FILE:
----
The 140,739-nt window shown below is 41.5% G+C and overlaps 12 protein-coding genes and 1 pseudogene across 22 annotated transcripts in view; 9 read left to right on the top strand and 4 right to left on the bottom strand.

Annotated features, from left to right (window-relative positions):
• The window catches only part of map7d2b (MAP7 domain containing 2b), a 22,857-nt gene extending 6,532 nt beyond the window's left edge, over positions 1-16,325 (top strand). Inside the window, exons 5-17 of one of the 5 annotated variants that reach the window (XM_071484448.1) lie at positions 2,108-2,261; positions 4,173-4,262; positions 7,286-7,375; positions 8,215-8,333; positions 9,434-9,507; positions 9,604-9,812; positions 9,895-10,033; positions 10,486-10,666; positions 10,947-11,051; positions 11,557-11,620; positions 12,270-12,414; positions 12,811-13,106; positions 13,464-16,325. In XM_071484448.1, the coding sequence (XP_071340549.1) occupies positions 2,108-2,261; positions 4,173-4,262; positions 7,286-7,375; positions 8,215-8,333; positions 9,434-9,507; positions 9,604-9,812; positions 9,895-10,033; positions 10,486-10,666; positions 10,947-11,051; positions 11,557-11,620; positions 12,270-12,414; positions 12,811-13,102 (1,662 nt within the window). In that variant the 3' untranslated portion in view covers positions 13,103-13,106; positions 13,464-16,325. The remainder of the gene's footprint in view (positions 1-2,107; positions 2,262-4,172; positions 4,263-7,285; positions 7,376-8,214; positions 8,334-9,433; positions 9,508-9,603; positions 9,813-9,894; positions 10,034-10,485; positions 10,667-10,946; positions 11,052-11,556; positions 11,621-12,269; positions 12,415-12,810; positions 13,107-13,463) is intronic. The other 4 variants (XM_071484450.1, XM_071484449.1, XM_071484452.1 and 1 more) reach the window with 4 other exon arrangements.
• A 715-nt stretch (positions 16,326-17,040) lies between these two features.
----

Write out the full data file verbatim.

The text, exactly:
The 140,739-nt window shown below is 41.5% G+C and overlaps 12 protein-coding genes and 1 pseudogene across 22 annotated transcripts in view; 9 read left to right on the top strand and 4 right to left on the bottom strand.

Annotated features, from left to right (window-relative positions):
• The window catches only part of map7d2b (MAP7 domain containing 2b), a 22,857-nt gene extending 6,532 nt beyond the window's left edge, over positions 1-16,325 (top strand). Inside the window, exons 5-17 of one of the 5 annotated variants that reach the window (XM_071484448.1) lie at positions 2,108-2,261; positions 4,173-4,262; positions 7,286-7,375; positions 8,215-8,333; positions 9,434-9,507; positions 9,604-9,812; positions 9,895-10,033; positions 10,486-10,666; positions 10,947-11,051; positions 11,557-11,620; positions 12,270-12,414; positions 12,811-13,106; positions 13,464-16,325. In XM_071484448.1, the coding sequence (XP_071340549.1) occupies positions 2,108-2,261; positions 4,173-4,262; positions 7,286-7,375; positions 8,215-8,333; positions 9,434-9,507; positions 9,604-9,812; positions 9,895-10,033; positions 10,486-10,666; positions 10,947-11,051; positions 11,557-11,620; positions 12,270-12,414; positions 12,811-13,102 (1,662 nt within the window). In that variant the 3' untranslated portion in view covers positions 13,103-13,106; positions 13,464-16,325. The remainder of the gene's footprint in view (positions 1-2,107; positions 2,262-4,172; positions 4,263-7,285; positions 7,376-8,214; positions 8,334-9,433; positions 9,508-9,603; positions 9,813-9,894; positions 10,034-10,485; positions 10,667-10,946; positions 11,052-11,556; positions 11,621-12,269; positions 12,415-12,810; positions 13,107-13,463) is intronic. The other 4 variants (XM_071484450.1, XM_071484449.1, XM_071484452.1 and 1 more) reach the window with 4 other exon arrangements.
• A 715-nt stretch (positions 16,326-17,040) lies between these two features.